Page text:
Ancient Treasure Now Family's Holocaust Talisman
The 3,200-year-old artifact, which fits easily into the palm of a hand, disappeared from the Vorderasiatisches Museum in Berlin during World War II and reappeared among the possessions of a Brooklyn liquor store owner several years later. Originally, the tablet was made to tell the story of the construction of an Assyrian temple in Mesopotamia, in what is now Iraq. But during its 20th century travels, it has also come to represent the story of one Jewish family's suffering in the Holocaust.
On March 30, Judge John B. Riordan of the Surrogate's Court of the state of New York ruled that the artifact -- which is worth an estimated $10 million -- will remain in the possession of the Flamenbaum family. It marked the end of a case that began in 2006, when Vorderasiatisches Museum officials claimed the tablet was rightfully theirs, though it was listed in the estate of Riven Flamenbaum, who left it to his children when he died in 2003.
The tablet had been a part of the museum's collection before World War II. As the war approached, the museum packed up its artifacts and put them in storage. When inventory was taken in 1945, the tablet was no longer there.
Riven Flamenbaum was a Polish Jew who was sent to Nazi slave-labor camps and eventually was transferred to Auschwitz. When he was freed at the end of the war, he went to the American-run Pocking-Waldstadt Displaced Persons Camp in Germany. There he met and married his wife, another Auschwitz survivor; around the same time, he bartered for the tablet, which he brought with him to New York in 1949. He worked as a delivery boy at a Brooklyn liquor store, which he eventually bought and ran until he retired.
Growing up in Brooklyn, the Flamenbaum children were surrounded by reminders of their parents' suffering during the Holocaust. Both their mother, Dora, and their father, Riven, had the number five tattooed on their left forearms, extending from just below the elbow to just above the wrist, a crude identifier forced on them at Auschwitz. The children had no grandparents, no aunts or uncles, no cousins -- all were murdered by the Nazis. Their father's hands and feet were permanently cold.
And then there was the gold tablet, which Riven would show his children while recounting the horrors he had experienced.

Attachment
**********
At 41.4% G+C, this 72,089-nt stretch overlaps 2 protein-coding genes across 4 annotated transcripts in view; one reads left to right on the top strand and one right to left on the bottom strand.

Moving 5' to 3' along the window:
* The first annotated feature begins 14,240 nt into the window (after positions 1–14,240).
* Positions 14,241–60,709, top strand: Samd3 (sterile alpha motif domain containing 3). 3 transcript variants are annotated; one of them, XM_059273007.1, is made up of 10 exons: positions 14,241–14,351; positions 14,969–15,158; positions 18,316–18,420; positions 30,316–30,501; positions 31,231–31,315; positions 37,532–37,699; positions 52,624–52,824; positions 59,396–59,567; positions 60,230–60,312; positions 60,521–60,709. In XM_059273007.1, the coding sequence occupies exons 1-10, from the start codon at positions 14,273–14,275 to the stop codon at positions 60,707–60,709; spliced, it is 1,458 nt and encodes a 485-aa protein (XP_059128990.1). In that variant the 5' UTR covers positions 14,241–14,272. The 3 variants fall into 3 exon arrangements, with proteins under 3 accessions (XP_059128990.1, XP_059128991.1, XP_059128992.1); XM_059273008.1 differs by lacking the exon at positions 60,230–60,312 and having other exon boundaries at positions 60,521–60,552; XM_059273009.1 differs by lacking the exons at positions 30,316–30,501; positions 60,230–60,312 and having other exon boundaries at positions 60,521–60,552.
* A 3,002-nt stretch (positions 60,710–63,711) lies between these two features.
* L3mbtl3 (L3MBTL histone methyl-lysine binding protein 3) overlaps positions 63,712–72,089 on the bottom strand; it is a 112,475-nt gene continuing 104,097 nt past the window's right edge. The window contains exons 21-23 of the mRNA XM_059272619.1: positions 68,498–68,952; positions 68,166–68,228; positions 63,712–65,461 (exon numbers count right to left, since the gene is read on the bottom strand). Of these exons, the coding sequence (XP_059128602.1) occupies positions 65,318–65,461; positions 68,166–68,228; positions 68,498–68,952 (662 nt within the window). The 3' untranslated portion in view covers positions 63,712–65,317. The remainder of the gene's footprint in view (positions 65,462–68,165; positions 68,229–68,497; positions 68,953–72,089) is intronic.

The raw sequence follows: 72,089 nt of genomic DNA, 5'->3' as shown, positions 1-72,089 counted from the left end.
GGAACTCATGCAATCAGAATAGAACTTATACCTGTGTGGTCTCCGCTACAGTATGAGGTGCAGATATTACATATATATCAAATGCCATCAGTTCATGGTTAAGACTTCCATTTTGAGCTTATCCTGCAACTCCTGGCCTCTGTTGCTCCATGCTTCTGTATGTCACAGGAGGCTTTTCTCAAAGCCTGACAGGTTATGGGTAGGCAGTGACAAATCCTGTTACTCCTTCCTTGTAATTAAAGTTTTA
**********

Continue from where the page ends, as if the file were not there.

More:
"He stated that it was all he had left from 'that bitter time,' and he wished to hand it down to his children and future generations to serve as a reminder of the brutality and decimation of his family at the hands of the Nazis," Hannah Flamenbaum wrote in an e-mail to AOL News.
For Riven's children, the tablet now holds the stories of how his relatives were taken from their homes in the middle of the night and never heard from again. It tells of his time in the Nazi labor camp, the brutal work he was forced into, the beatings he and his fellow prisoners endured, the times that Jews were shot point-blank for no reason at all. They worked through bitter winters without proper clothing or food, leading to Riven's permanently numbed hands and feet.
"He stated that he slept on a wooden rack with three or four other inmates, and there were several hundred men in the room, living in crowded and filthy conditions," Hannah wrote. "Those who were lucky enough to have them slept with their shoes on for fear that if they took them off they would be stolen. Those who had no shoes wrapped their feet in rags and paper."
The tale of the tablet itself stretches back centuries before it reached Riven Flamenbaum's hands. It was created in the late 13th century B.C. in Assyria's capital, Ashur, which lies halfway between Mosul and Baghdad and is now called Qual'at Serouat. The tablet describes the history and construction of the Ishta Temple, built for a goddess, and originally was set into the temple's foundation as a sort of time capsule for a future king, according to Eckart Frahm, professor of Assyriology at Yale University.
"These were made for special occasions," Frahm said. "These were made to commemorate the temple."
The tablet was excavated in 1913 by a German archaeologist and sent to the Iraqi port city of Basra, where it was put on a ship to Germany. The outbreak of World War I diverted the ship to Portugal instead, where it remained until 1926. The tablet finally went on display in Germany in 1934 -- but only for five years, before the next war sent it back into storage.
In making his ruling, Judge Riordan said that because the Vorderasiatisches Museum didn't report the tablet as stolen or take any steps to recover it until 2006, the artifact should remain part of the Flamenbaum estate. The museum can decide to appeal, but for the time being, the ancient gold artifact will stay at its most recent home, in New York.